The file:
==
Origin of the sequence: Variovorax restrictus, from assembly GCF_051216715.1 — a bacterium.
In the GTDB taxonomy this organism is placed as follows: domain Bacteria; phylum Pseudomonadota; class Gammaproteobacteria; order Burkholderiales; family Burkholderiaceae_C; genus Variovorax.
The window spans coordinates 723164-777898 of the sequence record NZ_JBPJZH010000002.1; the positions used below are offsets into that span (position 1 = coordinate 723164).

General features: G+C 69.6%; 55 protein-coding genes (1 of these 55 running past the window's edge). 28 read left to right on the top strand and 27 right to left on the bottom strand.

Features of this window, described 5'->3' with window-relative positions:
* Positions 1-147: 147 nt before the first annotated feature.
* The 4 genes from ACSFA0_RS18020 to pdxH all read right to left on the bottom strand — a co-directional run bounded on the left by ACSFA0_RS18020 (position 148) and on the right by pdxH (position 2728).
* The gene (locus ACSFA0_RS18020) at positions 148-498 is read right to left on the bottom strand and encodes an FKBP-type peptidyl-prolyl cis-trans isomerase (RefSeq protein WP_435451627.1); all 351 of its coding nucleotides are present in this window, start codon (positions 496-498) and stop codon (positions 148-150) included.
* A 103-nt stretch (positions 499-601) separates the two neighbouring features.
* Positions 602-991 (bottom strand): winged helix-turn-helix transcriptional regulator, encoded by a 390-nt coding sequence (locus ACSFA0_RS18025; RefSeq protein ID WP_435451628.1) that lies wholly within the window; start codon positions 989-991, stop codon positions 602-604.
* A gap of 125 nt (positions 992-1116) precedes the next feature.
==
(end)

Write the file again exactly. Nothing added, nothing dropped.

Origin of the sequence: Variovorax restrictus, from assembly GCF_051216715.1 — a bacterium.
In the GTDB taxonomy this organism is placed as follows: domain Bacteria; phylum Pseudomonadota; class Gammaproteobacteria; order Burkholderiales; family Burkholderiaceae_C; genus Variovorax.
The window spans coordinates 723164-777898 of the sequence record NZ_JBPJZH010000002.1; the positions used below are offsets into that span (position 1 = coordinate 723164).

General features: G+C 69.6%; 55 protein-coding genes (1 of these 55 running past the window's edge). 28 read left to right on the top strand and 27 right to left on the bottom strand.

Features of this window, described 5'->3' with window-relative positions:
* Positions 1-147: 147 nt before the first annotated feature.
* The 4 genes from ACSFA0_RS18020 to pdxH all read right to left on the bottom strand — a co-directional run bounded on the left by ACSFA0_RS18020 (position 148) and on the right by pdxH (position 2728).
* The gene (locus ACSFA0_RS18020) at positions 148-498 is read right to left on the bottom strand and encodes an FKBP-type peptidyl-prolyl cis-trans isomerase (RefSeq protein WP_435451627.1); all 351 of its coding nucleotides are present in this window, start codon (positions 496-498) and stop codon (positions 148-150) included.
* A 103-nt stretch (positions 499-601) separates the two neighbouring features.
* Positions 602-991 (bottom strand): winged helix-turn-helix transcriptional regulator, encoded by a 390-nt coding sequence (locus ACSFA0_RS18025; RefSeq protein ID WP_435451628.1) that lies wholly within the window; start codon positions 989-991, stop codon positions 602-604.
* A gap of 125 nt (positions 992-1116) precedes the next feature.